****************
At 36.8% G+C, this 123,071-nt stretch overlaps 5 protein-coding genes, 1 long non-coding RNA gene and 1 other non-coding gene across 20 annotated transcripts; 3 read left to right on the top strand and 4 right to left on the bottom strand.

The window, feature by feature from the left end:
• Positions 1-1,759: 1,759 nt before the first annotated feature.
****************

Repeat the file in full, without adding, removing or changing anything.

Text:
At 36.8% G+C, this 123,071-nt stretch overlaps 5 protein-coding genes, 1 long non-coding RNA gene and 1 other non-coding gene across 20 annotated transcripts; 3 read left to right on the top strand and 4 right to left on the bottom strand.

The window, feature by feature from the left end:
• Positions 1-1,759: 1,759 nt before the first annotated feature.